Choosing a handful of fonts whose x-height ranges between 45-55%, with a relative stroke width of 18-20% and a contrast amount of 0.5 to 1 seems a reasonable method for finding a good type for use in the footnotes of our imaginary book. In the library analyzed, just a handful of fonts meet those requirements: Ancízar Sans, Dolly, Fénix, Gentium, Lucida Sans, Preto, and Rockwell. Prior to this exercise, I would not have considered most of them, because I did not even know they could do the job. From this shortlist, depending on our specific situation, we can choose the one that we like better, or the one that is cheaper. The threshold values of each successive search can be adjusted so that we can get more or less results.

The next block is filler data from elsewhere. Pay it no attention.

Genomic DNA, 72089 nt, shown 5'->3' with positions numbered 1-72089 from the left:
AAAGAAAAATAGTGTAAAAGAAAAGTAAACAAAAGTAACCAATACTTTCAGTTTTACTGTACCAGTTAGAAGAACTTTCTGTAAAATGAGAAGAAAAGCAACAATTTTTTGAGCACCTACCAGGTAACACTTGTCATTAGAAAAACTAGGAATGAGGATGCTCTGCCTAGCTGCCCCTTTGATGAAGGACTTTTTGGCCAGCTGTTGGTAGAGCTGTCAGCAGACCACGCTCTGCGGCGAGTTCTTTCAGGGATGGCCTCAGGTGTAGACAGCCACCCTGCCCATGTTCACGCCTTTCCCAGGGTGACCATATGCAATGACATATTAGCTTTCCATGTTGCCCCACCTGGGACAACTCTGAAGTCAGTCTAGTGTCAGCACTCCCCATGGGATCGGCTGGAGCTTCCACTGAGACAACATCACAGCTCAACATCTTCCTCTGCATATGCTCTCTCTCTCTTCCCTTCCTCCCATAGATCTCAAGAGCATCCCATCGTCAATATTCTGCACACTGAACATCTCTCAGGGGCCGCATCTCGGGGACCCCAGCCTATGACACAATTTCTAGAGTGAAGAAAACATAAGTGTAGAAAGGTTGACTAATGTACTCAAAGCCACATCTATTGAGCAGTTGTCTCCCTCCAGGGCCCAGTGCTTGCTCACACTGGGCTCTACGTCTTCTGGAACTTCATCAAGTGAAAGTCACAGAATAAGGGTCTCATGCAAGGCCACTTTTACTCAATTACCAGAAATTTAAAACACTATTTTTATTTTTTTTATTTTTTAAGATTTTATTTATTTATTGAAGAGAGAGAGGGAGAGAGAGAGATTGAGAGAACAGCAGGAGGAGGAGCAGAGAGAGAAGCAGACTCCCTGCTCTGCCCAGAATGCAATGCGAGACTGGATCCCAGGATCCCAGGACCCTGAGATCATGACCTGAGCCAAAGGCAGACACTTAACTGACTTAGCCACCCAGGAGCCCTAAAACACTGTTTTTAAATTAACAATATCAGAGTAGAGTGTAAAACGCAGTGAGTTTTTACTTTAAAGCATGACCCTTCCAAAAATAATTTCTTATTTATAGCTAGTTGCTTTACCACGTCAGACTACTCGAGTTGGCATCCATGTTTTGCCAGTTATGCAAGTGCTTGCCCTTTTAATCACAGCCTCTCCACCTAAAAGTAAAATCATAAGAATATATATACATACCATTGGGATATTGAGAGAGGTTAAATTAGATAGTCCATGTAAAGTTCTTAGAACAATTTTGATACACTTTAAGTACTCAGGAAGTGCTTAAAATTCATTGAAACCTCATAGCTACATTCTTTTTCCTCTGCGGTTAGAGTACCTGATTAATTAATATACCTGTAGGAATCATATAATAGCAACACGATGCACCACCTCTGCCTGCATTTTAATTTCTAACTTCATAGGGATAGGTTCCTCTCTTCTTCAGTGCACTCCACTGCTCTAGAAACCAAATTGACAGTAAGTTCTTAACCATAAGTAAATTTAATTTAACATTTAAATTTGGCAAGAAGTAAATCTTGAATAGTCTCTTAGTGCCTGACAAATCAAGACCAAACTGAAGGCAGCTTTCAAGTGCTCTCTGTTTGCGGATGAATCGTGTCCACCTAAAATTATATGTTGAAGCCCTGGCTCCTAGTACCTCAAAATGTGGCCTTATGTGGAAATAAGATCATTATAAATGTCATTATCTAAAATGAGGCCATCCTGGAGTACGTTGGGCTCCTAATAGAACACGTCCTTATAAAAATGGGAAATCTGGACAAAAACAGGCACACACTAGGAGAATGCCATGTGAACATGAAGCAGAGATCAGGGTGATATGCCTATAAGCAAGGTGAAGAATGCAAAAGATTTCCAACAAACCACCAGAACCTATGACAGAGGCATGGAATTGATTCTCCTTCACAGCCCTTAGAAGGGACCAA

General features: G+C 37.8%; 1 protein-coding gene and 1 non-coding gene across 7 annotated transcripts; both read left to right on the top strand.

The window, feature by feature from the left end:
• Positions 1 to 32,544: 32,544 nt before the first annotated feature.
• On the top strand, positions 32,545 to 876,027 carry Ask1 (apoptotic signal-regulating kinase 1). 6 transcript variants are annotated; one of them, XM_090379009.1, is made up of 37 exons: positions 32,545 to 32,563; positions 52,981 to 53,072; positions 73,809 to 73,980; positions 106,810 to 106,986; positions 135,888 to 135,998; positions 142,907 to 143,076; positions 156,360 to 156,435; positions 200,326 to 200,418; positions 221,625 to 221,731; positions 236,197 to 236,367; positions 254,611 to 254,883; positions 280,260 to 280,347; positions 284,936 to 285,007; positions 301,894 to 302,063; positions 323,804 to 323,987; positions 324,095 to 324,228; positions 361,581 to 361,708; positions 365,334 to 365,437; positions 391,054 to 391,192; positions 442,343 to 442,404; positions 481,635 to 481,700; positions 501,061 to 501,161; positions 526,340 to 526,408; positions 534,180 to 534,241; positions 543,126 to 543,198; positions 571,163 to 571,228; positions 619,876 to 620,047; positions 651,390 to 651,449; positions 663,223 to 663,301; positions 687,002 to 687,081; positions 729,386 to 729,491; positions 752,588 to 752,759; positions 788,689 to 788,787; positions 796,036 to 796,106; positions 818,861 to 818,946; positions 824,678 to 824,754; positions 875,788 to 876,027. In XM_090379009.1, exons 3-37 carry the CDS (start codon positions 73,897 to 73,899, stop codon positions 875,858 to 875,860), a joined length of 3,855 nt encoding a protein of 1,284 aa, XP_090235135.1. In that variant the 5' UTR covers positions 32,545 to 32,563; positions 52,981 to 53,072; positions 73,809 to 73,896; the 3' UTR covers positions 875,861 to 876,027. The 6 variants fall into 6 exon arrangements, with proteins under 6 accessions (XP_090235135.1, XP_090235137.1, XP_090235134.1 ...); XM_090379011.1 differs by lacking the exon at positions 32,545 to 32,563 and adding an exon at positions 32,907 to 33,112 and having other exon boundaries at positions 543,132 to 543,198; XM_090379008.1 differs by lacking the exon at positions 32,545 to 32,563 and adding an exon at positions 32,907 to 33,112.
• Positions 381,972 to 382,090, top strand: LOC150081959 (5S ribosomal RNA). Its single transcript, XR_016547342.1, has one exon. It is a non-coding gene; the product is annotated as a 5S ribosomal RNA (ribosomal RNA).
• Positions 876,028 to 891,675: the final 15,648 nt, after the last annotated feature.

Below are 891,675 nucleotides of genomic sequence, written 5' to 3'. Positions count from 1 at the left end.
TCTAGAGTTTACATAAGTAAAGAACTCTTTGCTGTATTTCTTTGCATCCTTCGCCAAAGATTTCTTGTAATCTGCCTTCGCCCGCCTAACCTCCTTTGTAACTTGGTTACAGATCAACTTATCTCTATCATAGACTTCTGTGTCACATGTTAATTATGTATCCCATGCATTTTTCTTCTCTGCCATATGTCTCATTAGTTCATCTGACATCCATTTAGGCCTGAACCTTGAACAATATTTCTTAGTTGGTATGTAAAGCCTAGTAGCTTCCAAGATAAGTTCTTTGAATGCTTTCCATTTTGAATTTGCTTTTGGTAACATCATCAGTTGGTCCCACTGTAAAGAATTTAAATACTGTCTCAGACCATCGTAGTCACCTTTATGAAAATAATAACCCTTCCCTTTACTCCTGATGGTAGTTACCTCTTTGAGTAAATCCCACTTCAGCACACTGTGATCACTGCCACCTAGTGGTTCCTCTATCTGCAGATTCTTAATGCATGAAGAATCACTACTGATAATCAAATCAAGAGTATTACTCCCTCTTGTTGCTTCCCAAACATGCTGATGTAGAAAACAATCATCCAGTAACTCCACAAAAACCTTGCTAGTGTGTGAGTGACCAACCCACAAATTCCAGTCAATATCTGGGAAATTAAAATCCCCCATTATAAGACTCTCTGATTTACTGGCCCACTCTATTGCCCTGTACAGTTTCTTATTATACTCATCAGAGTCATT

We can design different algorithms for a range of different situations. For instance, a display type for a newspaper could be found using an algorithm that gives a high score to the fonts with the highest contrast values, average x-heights, and low copy fitting index, defined by the relative widths of sample uppercase and lowercase glyphs. A good text type for very narrow columns can be found using an algorithm giving a high score to fonts with a normal x-height, average stroke width, and economic horizontal proportions matching low copy fitting index values. An adequate typeface for setting text in German could be the search result of those fonts presenting medium to low difference between upper and lowercase height. The possible applications of this approach are quite interesting and have not been tested sufficiently.
In spite of this being a work in progress, the following conclusions can be drawn: